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Ask doctors, pharmacists for medication details

Author: Helen Dennis, Specialist on Aging

Dear readers:

This week’s column continues our discussion of medication and older adults. The question is: What can we do to reduce chances of medication errors and complications?

We know that as we age, we take more medicine. A Kaiser Family Foundation survey of more than 17,000 older adults found that of the 89 percent taking prescription drugs in the past year, nearly half (46 percent) take five or more; more than half (54 percent) have more than one doctor who prescribes medicine; and about one-third (35 percent) use more than one pharmacy.

There’s more: Among those with at least three chronic conditions, nearly 75 percent take five or more medications regularly. And 40 percent told researchers they had not taken all of their prescribed drugs because of costs. They also stopped taking their medications because they felt the drugs were not helping them or they didn’t think they needed them.

These facts reinforce the need for patients and caregivers to assume some responsibility for safe and effective use of drugs.

One way is to ask the right questions of the right people. Here are some suggestions:

Questions for your doctor:

What is the name of the medication?

Why am I taking it?

What medical condition does this medicine treat?

What are the side effects?

When do I start and stop taking it?

If the bottle says, “take four times a day” does that mean four times in 24 hours or four times during daytime?

What should I do if I miss a dose?

Will this drug work safely with my other medications?

Are there actions I can take not related to drugs that can help my symptoms – in addition to, or instead of, this drug?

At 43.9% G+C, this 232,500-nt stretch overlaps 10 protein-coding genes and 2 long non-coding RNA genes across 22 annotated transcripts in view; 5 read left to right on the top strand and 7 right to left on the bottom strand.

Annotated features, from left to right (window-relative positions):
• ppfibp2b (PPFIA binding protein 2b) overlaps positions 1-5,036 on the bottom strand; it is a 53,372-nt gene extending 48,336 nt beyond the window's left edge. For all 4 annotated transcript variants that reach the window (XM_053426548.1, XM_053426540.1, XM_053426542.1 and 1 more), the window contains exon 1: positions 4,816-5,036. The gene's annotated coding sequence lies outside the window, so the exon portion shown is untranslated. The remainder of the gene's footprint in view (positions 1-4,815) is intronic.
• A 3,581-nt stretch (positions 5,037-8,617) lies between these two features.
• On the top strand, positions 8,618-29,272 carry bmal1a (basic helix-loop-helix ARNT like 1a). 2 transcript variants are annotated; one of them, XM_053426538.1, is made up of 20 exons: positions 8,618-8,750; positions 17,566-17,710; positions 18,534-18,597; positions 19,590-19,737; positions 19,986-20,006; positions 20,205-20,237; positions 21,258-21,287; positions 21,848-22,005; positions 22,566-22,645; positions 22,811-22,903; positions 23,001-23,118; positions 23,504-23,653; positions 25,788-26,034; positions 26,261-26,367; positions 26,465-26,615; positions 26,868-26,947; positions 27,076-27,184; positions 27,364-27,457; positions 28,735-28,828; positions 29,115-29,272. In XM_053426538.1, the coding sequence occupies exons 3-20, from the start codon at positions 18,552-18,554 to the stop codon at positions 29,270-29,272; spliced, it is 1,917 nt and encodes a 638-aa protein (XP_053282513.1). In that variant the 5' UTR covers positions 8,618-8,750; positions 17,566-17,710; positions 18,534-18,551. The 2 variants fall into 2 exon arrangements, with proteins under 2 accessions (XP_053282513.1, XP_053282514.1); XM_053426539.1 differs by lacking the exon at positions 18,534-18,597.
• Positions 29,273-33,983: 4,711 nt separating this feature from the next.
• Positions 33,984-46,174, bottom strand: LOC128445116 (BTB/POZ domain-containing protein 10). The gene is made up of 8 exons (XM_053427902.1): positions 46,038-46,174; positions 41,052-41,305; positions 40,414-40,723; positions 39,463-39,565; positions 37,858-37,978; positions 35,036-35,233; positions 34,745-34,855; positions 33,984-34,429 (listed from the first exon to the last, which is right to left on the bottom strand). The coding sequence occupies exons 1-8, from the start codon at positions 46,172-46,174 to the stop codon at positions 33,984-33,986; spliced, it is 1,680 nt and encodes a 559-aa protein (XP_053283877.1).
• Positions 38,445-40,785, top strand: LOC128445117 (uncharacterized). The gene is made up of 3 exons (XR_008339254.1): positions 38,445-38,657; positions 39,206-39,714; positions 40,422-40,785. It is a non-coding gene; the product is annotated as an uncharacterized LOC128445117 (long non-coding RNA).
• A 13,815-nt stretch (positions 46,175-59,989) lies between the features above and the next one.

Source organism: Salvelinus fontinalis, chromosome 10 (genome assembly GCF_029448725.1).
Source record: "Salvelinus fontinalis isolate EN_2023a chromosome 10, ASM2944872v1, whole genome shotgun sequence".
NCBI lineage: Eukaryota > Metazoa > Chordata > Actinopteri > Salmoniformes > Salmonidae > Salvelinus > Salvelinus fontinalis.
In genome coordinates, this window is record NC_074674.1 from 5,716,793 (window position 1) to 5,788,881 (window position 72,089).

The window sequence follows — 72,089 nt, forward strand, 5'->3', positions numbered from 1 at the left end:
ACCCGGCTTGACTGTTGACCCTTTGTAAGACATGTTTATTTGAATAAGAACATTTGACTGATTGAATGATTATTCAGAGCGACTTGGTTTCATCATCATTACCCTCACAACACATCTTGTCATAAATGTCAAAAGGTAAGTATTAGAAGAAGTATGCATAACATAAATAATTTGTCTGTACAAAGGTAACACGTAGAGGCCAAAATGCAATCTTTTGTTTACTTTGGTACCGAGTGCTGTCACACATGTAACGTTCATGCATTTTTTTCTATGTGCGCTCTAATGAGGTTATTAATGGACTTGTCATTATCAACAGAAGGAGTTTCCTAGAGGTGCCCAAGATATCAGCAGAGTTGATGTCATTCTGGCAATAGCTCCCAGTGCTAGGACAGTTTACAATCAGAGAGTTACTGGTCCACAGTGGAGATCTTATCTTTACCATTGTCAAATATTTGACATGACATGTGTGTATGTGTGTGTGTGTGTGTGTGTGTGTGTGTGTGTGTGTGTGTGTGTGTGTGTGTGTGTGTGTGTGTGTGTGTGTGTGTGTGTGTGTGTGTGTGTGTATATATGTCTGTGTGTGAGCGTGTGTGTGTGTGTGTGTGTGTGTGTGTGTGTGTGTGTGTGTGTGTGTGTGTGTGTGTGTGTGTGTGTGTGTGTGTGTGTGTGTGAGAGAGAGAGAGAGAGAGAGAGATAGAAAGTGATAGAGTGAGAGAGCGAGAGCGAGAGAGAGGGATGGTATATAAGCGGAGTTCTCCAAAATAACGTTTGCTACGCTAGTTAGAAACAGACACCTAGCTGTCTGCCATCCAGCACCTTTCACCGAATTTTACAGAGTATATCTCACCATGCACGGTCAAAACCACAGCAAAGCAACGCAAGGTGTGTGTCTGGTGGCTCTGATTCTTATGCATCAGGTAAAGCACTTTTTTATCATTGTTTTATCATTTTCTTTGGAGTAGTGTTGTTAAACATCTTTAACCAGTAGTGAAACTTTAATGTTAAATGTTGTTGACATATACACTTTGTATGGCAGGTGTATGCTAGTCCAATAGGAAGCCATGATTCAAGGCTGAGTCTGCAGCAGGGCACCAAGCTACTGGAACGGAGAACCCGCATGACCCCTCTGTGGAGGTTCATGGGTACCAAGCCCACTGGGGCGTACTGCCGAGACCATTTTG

Are there other medications I can use? How do they compare in safety, effectiveness and cost?

Questions for your pharmacist:

Will the prescribed drug and dosage interfere with any other drug, food or vitamin I am taking?

Can I have the prescription label and directions written in large type?

Could you give me a non-childproof cap?

Is this drug the right one for my condition and not another drug with a similar name?

Is this drug on a list of medications that older people should not take?

Can you check all the medications on my patient profile, including over-the-counter and nonprescription drugs, to avoid drug interactions?

Before leaving your pharmacist:

• Check the label on your medicine.

• Make sure your name is on it.

• Be certain the directions are the same as the directions you discussed with your doctor. If not, tell the pharmacist.

• Be sure you read and understand the directions.

Playing it safe:

• Do not give your medications to friends or family members.

• Unless you get an OK from your doctor, don’t drink beer, wine or hard liquor while you are taking the medications.

• Discard drugs with an expired date.

The final topic is how to dispose of old medicines safely. The American Pharmacists Association and the U.S. Fish and Wildlife Service offer these suggestions:

• Do not flush unused medication down the toilet. Recent environmental impact studies indicate that drugs can hurt the environment. However, certain medications should be flushed due to their potential for abuse. Check with your pharmacist.

• When getting rid of unused medicine, crush the solid ones or dissolve them in water, or mix them with coffee grinds, kitty litter or sawdust (to make it less appealing for pets and children to eat). Then place it in a sealed plastic bag and toss in the trash. (Some pharmacists disagree with this technique, noting that this is just placing diluted drugs in our landfills.)

• Remove your name from the prescription label. Torrance Memorial Medical Center’s Advantage Program is offering a free seminar on “Questions for the Pharmacist” from noon to 1 p.m. March 1. Call 310-517-4666 for reservations.

Many of these tips are “ageless” and useful for everyone.

Copyright 2011 Helen Dennis. All rights reserved.

In the late 1800s, Dr. William Osler, the second medical school faculty member at Johns Hopkins University, was quoted as saying, “The person who takes medicine must recover twice, once from the disease and once from the medicine.”

Let’s make sure the latter isn’t necessary.

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